An article at’s blog The Daily Dose, ”The 10 Ds of Creating a Social Media Policy” by Mikal E. Belicove:

The 10 Ds of Creating a Social Media Use PolicyThere’s been no shortage of news these days about companies getting in trouble because of what they or a third-party marketers have done when taking to the socially-powered airwaves.

A common theme among those who find themselves caught in the crosshairs of the National Labor Relations Board, the Federal Trade Commission or even a company’s own employees is that the companies involved usually don’t have a social media use policy in place. Or if they had such a policy in writing, they didn’t do enough to educate their staff about the costs associated with ignoring the rules.

If you’re confused about why your company needs a social media use policy, I recommend reading “Social Media and Your Company’s Acceptable Use Policy.” If you’re gearing up to create a social media use policy of your own, here are ten steps:

  1. Define “social media” clearly. That way you’ll avoid confusion about what exactly the Social Media Use Policy refers to.
  2. Distinguish between “guidelines” and “policy.” Don’t confuse one for the other, because they are inherently different. Guidelines attempt to simplify a process, whereas policies are compulsory.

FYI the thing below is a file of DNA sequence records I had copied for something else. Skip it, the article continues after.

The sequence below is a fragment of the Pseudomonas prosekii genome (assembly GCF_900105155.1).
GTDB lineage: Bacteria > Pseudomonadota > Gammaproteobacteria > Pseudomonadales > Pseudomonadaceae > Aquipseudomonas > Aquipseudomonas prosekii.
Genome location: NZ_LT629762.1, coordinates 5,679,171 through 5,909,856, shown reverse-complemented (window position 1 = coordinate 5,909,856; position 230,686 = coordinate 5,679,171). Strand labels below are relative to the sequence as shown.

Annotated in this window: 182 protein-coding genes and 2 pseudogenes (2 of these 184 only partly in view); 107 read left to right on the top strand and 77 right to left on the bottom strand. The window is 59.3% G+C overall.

3. Document your goals and strategies. Share why your company or organization chooses to use social media. Make your goals and the strategies known as part of the policy document to help ensure that everyone is on the same page with the company’s basic premise for using social media in the first place.
  4. Differentiate between utilities. If you have guidelines or policies associated with specific social utilities, networks or resources (e.g., LinkedIn, Facebook, Twitter, YouTube, wikis, company-owned online communities) identify them by name and be specific about what policies and guidelines apply to each.
  5. Describe what’s allowed. Explain what is considered proprietary, confidential and always inappropriate to share through social media. Don’t leave it chance. Go to great lengths to be explicit in this regard.
  6. Delineate roles. Make it clear who is authorized to speak on behalf of the company and who isn’t. Identify the chain-of-command for notifying someone internally about an opportunity or issue that needs to be addressed via social media.
  7. Disclosures are a must. If employees are engaging in social media and it’s permissible for them to comment on company or industry-related matters as private citizens, be clear in your policy about what is required. For instance, you might suggest a disclosure along the lines of “This is my personal blog. All views expressed here are solely mine and not those of my current or past employers.”
  8. Detail disciplinary procedures. Address what happens if the rules aren’t followed. Again, be specific.
  9. Disseminate the policy. Give the policy to your existing employees, new hires and even finalists for job openings. Include it in your employee handbook.
  10. Do your due diligence. By sending your final draft of the policy document to your attorney, you’ll help ensure that your policies do not land you in the crosshairs of the NLRB for unfair labor practices.